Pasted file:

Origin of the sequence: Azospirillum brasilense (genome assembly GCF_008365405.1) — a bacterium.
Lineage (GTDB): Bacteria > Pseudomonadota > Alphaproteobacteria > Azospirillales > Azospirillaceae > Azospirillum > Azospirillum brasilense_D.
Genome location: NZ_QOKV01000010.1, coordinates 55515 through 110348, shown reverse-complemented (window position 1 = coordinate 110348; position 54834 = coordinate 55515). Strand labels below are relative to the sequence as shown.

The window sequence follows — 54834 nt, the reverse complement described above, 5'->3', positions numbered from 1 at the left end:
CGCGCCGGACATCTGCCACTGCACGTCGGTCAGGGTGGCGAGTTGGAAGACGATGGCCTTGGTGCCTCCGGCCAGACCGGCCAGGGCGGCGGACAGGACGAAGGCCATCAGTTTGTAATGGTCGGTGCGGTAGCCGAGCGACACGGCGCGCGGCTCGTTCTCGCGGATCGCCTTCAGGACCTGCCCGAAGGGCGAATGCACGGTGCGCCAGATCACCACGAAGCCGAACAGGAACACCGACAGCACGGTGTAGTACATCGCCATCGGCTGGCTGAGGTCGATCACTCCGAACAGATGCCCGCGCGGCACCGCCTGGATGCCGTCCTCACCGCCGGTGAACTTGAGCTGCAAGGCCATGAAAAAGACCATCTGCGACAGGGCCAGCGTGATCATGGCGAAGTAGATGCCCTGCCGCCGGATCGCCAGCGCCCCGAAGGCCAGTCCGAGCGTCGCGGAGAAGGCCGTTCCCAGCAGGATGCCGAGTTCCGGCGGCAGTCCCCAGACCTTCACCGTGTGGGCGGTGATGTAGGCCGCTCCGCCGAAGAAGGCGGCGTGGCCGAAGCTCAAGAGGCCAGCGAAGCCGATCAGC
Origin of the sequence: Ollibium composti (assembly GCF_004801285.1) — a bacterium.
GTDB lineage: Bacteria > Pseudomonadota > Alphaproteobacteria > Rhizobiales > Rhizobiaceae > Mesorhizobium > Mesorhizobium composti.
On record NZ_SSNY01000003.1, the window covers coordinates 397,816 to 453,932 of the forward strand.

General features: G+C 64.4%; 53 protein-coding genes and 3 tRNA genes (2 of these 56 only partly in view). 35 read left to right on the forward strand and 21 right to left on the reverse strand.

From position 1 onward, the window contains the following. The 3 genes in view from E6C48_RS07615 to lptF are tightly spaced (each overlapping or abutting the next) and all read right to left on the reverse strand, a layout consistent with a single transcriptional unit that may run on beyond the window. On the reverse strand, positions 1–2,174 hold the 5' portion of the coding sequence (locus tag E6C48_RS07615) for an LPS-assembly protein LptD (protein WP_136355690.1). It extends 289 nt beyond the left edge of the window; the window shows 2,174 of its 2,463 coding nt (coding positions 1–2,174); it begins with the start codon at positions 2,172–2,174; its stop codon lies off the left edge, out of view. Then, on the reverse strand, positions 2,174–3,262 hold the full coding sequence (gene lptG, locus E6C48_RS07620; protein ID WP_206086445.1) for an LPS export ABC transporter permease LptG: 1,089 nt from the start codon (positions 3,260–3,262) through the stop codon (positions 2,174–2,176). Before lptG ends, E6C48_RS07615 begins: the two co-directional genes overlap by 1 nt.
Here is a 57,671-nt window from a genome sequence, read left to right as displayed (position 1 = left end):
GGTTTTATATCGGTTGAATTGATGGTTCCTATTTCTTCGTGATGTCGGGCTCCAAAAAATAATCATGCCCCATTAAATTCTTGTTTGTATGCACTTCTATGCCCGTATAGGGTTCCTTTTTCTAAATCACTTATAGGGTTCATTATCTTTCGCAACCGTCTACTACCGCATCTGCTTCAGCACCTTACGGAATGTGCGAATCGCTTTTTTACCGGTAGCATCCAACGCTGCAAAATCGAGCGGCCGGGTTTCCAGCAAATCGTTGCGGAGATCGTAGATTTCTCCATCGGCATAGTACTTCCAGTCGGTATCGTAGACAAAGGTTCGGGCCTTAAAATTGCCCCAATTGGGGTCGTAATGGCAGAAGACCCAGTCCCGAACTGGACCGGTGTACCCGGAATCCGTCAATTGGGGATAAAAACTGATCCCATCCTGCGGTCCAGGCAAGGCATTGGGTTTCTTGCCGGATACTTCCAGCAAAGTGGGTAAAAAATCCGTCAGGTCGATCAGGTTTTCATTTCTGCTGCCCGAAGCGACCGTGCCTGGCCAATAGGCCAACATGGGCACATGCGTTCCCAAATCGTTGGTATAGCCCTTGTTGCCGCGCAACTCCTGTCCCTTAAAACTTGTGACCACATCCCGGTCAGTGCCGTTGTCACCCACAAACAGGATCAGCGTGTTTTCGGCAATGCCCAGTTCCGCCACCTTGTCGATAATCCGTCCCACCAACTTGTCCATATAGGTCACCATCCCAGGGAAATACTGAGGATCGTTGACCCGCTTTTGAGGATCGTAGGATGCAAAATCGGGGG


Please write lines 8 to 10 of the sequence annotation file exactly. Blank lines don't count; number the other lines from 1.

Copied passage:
On record NZ_SSNY01000003.1, the window covers coordinates 397,816 to 453,932 of the forward strand.

General features: G+C 64.4%; 53 protein-coding genes and 3 tRNA genes (2 of these 56 only partly in view). 35 read left to right on the forward strand and 21 right to left on the reverse strand.

From position 1 onward, the window contains the following. The 3 genes in view from E6C48_RS07615 to lptF are tightly spaced (each overlapping or abutting the next) and all read right to left on the reverse strand, a layout consistent with a single transcriptional unit that may run on beyond the window. On the reverse strand, positions 1–2,174 hold the 5' portion of the coding sequence (locus tag E6C48_RS07615) for an LPS-assembly protein LptD (protein WP_136355690.1). It extends 289 nt beyond the left edge of the window; the window shows 2,174 of its 2,463 coding nt (coding positions 1–2,174); it begins with the start codon at positions 2,172–2,174; its stop codon lies off the left edge, out of view. Then, on the reverse strand, positions 2,174–3,262 hold the full coding sequence (gene lptG, locus E6C48_RS07620; protein ID WP_206086445.1) for an LPS export ABC transporter permease LptG: 1,089 nt from the start codon (positions 3,260–3,262) through the stop codon (positions 2,174–2,176). Before lptG ends, E6C48_RS07615 begins: the two co-directional genes overlap by 1 nt.